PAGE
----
Coated in Compassion

Written by Channing Boone, Founder of Coated in Compassion

Two years ago, my sister Carlie and I moved to an apartment in downtown Dallas. Beautiful windows opened up to Ervay street and during the holiday season, it was delightful to watch the lights of the city reflect off the large towers that surrounded us. We knew beforehand that moving downtown we would be surrounded by people from all walks of life.


Businessmen, valet drivers, ladies lunching at the fine retail centers, young graduates trying their hardest at their first corporate job, and neighbors that would become friends.


However, I was not prepared to look out of the large window to see a man covered in a tarp lying above a vent to keep warm or see a woman without a coat at the fountains of the Chase tower using the water there to wash her hands and face. I was not at all prepared for the lives that simply needed compassion that surrounded the streets of downtown Dallas.

Photo by Matthew T Rader on Unsplash

Thanksgiving of 2017 my sister, brother, and I left our father’s house with to-go containers of leftover dinner. The three of us walked around downtown passing out meals to those without a home. It was then that God began to squeeze my heart, breaking it for what broke his: a human life without much, simply needing someone to suffer with together, providing compassion and warmth not only in the physical sense, but through love and understanding.


WHAT IS COMPASSION? Compassion comes from the latin words “com,” with, together, and “pati,” to suffer. As humans, we see compassion demonstrated daily through a kind word, a consoling hug, or a sympathetic tear. But what about those who have lost everything, how do we show compassion to them?

More often than not, it seems as though we blame their addiction, their lack of willingness to find a job, or simply look past them because it makes one uncomfortable to make contact with another when asked to “spare some change.” But what if the change we spared was not nickels and dimes, but a change within ourselves? What if we spared the criticism and replaced it with compassion, care, and commitment to those who ask us to spare some change?

After ignoring God’s tug for quite some time because I did not think I was capable of the task he wanted me to do, he created a divine appointment with a man I have come to admire greatly, Robin Pou. Robin coached our office on ways to better oneself in the workplace and build a team that is strong and resilient. One of the exercises he had us perform was crossing our arms in the opposite direction that we normally do. It was quite uncomfortable.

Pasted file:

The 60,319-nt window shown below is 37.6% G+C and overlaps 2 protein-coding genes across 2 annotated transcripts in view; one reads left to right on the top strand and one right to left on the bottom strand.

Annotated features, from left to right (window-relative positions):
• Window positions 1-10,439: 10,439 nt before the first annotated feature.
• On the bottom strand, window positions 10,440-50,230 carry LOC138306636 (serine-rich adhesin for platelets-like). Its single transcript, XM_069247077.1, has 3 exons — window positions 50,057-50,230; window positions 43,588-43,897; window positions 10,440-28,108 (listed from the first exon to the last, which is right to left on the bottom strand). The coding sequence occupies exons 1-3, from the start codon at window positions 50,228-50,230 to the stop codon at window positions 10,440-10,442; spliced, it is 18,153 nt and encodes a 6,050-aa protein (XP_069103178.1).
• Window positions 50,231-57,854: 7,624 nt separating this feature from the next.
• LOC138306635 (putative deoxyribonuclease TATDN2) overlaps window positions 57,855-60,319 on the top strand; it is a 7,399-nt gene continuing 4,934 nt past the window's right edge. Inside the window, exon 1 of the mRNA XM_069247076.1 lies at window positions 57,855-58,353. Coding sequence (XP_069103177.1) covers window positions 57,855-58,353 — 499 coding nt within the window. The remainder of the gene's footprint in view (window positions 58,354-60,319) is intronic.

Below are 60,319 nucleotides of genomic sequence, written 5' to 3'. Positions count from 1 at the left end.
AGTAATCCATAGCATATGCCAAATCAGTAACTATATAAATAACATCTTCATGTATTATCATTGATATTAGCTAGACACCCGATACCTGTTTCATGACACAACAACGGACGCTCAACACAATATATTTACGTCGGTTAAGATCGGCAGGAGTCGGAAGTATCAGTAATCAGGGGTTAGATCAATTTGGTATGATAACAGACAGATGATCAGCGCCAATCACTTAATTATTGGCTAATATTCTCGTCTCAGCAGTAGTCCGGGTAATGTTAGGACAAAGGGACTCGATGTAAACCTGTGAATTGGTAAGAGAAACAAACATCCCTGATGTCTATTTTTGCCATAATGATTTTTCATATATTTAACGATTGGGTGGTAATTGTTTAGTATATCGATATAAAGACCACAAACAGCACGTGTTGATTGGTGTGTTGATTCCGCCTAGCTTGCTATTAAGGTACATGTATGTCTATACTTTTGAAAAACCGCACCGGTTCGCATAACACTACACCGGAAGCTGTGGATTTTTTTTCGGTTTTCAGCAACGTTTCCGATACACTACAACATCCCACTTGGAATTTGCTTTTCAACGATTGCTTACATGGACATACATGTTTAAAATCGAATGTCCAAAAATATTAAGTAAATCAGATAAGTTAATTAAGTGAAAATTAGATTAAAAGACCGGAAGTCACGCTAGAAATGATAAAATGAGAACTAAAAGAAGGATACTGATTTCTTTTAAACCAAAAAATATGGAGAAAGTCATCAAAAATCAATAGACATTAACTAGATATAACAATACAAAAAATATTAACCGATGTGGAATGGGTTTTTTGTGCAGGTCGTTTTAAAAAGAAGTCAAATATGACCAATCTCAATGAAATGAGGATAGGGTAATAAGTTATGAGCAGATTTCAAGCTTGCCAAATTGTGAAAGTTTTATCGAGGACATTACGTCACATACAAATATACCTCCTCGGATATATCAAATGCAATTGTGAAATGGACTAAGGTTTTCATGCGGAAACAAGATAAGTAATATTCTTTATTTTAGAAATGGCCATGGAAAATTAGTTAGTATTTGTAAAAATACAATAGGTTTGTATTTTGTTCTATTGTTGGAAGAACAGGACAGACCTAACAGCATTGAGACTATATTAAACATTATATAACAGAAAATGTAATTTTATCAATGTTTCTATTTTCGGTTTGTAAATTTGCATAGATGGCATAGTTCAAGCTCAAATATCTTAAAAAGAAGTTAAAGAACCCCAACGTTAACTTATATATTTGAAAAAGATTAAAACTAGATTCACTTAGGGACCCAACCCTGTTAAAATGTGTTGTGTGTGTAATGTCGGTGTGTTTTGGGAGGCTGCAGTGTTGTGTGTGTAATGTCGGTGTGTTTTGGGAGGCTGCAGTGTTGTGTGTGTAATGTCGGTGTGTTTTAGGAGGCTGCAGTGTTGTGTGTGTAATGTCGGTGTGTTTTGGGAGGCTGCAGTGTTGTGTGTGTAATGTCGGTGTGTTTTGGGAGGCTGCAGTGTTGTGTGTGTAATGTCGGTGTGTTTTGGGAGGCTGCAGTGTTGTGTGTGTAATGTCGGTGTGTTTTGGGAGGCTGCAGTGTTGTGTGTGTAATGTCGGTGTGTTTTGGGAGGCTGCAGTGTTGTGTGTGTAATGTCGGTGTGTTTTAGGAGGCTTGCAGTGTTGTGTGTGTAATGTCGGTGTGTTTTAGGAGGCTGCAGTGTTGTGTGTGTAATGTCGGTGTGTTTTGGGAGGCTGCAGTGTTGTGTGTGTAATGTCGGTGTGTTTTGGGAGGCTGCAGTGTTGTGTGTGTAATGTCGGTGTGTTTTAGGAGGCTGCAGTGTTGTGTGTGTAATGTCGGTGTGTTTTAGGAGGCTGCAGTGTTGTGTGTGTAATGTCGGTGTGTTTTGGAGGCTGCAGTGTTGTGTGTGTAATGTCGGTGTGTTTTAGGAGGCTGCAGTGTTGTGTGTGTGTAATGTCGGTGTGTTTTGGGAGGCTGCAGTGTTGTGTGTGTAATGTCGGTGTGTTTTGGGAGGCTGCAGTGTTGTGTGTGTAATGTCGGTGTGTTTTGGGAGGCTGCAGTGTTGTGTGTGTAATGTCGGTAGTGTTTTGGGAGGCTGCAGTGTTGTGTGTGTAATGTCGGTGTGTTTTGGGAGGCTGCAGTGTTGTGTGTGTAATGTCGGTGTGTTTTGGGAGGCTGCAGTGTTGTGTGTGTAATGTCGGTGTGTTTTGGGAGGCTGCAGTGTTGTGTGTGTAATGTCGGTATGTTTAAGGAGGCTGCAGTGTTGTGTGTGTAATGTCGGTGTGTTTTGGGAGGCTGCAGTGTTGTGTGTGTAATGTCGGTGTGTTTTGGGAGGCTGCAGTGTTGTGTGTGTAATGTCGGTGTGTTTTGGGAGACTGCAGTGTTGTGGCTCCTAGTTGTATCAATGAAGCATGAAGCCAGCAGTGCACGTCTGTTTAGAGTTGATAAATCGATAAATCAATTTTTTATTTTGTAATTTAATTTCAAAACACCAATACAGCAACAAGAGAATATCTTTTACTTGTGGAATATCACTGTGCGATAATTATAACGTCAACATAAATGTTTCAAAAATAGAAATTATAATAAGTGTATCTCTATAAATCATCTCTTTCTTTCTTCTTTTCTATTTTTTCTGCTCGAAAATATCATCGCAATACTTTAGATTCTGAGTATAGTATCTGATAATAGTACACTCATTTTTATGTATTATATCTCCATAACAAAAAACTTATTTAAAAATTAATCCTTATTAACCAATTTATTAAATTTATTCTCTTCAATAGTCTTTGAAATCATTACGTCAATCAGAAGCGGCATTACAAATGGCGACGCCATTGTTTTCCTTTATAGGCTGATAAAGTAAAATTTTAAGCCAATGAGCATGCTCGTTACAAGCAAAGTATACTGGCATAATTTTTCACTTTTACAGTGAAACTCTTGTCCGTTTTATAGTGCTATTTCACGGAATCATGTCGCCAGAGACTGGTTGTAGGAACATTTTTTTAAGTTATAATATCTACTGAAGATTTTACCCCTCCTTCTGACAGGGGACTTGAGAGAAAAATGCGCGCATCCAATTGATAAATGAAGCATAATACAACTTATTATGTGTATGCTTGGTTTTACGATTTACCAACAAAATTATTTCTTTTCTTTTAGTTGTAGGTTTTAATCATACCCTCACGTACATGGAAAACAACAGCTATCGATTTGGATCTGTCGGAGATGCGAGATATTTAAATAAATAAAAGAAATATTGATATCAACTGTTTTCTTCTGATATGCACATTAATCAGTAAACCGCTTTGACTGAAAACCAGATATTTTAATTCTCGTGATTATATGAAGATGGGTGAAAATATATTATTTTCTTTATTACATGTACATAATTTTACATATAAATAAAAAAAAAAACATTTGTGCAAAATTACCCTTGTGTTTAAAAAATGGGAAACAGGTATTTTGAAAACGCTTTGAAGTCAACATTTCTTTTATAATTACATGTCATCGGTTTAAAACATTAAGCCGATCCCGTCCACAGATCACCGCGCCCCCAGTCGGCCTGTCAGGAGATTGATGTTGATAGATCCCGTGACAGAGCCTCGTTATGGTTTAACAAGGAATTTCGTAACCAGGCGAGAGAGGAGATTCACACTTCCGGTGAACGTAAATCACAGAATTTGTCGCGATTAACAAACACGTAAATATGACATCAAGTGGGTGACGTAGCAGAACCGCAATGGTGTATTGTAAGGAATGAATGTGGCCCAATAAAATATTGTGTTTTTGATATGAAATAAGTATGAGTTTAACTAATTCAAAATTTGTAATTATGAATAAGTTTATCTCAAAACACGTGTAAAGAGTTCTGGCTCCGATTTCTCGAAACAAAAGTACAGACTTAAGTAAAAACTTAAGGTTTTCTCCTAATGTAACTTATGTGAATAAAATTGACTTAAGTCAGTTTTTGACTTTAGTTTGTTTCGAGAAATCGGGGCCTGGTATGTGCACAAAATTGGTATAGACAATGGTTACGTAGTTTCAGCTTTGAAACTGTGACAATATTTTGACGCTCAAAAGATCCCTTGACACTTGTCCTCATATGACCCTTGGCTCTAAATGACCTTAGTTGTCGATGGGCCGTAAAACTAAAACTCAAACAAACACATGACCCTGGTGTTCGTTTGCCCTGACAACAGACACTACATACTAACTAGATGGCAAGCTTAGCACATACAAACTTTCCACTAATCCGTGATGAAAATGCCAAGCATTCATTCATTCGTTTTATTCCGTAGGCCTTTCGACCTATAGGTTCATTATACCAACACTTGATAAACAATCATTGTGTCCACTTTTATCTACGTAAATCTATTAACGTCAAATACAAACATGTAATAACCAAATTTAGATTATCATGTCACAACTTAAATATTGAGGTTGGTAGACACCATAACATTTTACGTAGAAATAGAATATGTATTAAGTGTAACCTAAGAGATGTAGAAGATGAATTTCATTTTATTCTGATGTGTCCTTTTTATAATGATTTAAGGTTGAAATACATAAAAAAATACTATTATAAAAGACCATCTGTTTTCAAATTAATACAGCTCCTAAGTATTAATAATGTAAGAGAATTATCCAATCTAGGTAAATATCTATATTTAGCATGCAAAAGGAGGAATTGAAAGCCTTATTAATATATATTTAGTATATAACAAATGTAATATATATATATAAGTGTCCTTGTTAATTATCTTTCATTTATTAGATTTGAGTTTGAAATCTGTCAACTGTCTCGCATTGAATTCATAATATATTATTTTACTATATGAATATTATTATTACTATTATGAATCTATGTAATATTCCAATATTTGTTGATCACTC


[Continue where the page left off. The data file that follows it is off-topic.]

However, I wondered the rest of the day why he did not ask us to uncross our arms and simply open them to what others have to say or need. Later that evening at dinner I asked him this. We talked of how often we keep our arms crossed when God has asks us to simply hold out our hands and accept that what he gives us will be sufficiently provided for. And there it was, God once again reminding me that it was time to stop crossing my arms and open them to be his instrument for those who suffered and were in desperate need of human compassion.

MY VISION FOR DALLAS Robin then asked me what it was I wanted to do in life and where did my passion lie? I responded by telling him how I longed to help those who were overlooked in Dallas, those without a home or someone committed to helping them. Of course, Robin’s face lit up as he knew exactly the next step to help God’s plan for this passion come to life. Robin introduced me to Elisabeth Jordan of The Human Impact.

The Human Impact walks alongside those they connect with in Dallas who are homeless, committed to bridging the gap of life after loss. We met for coffee and I shared God’s desire that he had placed on my heart. During that meeting, Elisabeth graciously provided a platform for God to fulfill what he placed in my heart and the vision he has given me to show his compassion through providing coats during this winter season to those in Dallas who have experienced loss and are without a home.

SEND US YOUR COATS! This winter season, The Human Impact will take Coated in Compassion under its wing as we collect new coats through a donation based system and provide those on December 7th to the homeless in Dallas. During the month of November, donate your coats by contacting us here!

I no longer live in the same apartment, but I still see the loss and the homeless on the street and I am sure you do as well. Coated in Compassion seeks to provide care and commitment through compassion, suffering with others. By being compassionate we experience care and through commitment to those we show compassion to, we provide a warm coat to weather the winter, ultimately building a relationship going beyond the coat.

I am not sure what the future holds for this calling. My prayer is that by simply saying yes and uncrossing my arms, that God will continue to utilize this longing to share compassion and extend it beyond a coat and change a life. Even if it is only one life, that is to be celebrated. - Channing Boone, Coated in Compassion


An added bonus for the day from our friend Shelley Brittain and her daughter Drew— This is my 10-year-old daughter Drew. She has the opportunity with her school to do what they call Genius hour projects. Her idea this year was to do a community service project, something that would allow her to have direct experience with serving the community. When I told her about this opportunity, she was very excited for the idea to be a part of something like this. She is excited to serve and is looking forward to putting the goodie bags together with her friends and handing them out in December!

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